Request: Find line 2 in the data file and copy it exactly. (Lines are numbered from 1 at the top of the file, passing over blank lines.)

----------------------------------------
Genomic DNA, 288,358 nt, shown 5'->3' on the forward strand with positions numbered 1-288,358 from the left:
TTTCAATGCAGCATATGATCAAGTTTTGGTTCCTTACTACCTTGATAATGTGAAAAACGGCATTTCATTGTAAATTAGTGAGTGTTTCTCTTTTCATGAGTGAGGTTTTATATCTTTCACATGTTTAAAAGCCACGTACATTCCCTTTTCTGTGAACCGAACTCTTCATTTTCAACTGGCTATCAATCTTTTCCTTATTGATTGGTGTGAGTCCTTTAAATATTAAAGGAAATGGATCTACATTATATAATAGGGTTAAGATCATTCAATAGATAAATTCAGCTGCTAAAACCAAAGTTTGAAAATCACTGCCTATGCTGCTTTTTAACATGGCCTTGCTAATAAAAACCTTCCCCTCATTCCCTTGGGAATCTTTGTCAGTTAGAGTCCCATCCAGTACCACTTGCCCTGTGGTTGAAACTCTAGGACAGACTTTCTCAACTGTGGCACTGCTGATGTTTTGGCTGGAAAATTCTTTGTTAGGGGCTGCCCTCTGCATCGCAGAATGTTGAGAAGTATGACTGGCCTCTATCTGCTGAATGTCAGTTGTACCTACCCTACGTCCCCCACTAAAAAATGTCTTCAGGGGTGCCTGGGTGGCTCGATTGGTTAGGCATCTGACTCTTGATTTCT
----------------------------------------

TTTCAATGCAGCATATGATCAAGTTTTGGTTCCTTACTACCTTGATAATGTGAAAAACGGCATTTCATTGTAAATTAGTGAGTGTTTCTCTTTTCATGAGTGAGGTTTTATATCTTTCACATGTTTAAAAGCCACGTACATTCCCTTTTCTGTGAACCGAACTCTTCATTTTCAACTGGCTATCAATCTTTTCCTTATTGATTGGTGTGAGTCCTTTAAATATTAAAGGAAATGGATCTACATTATATAATAGGGTTAAGATCATTCAATAGATAAATTCAGCTGCTAAAACCAAAGTTTGAAAATCACTGCCTATGCTGCTTTTTAACATGGCCTTGCTAATAAAAACCTTCCCCTCATTCCCTTGGGAATCTTTGTCAGTTAGAGTCCCATCCAGTACCACTTGCCCTGTGGTTGAAACTCTAGGACAGACTTTCTCAACTGTGGCACTGCTGATGTTTTGGCTGGAAAATTCTTTGTTAGGGGCTGCCCTCTGCATCGCAGAATGTTGAGAAGTATGACTGGCCTCTATCTGCTGAATGTCAGTTGTACCTACCCTACGTCCCCCACTAAAAAATGTCTTCAGGGGTGCCTGGGTGGCTCGATTGGTTAGGCATCTGACTCTTGATTTCT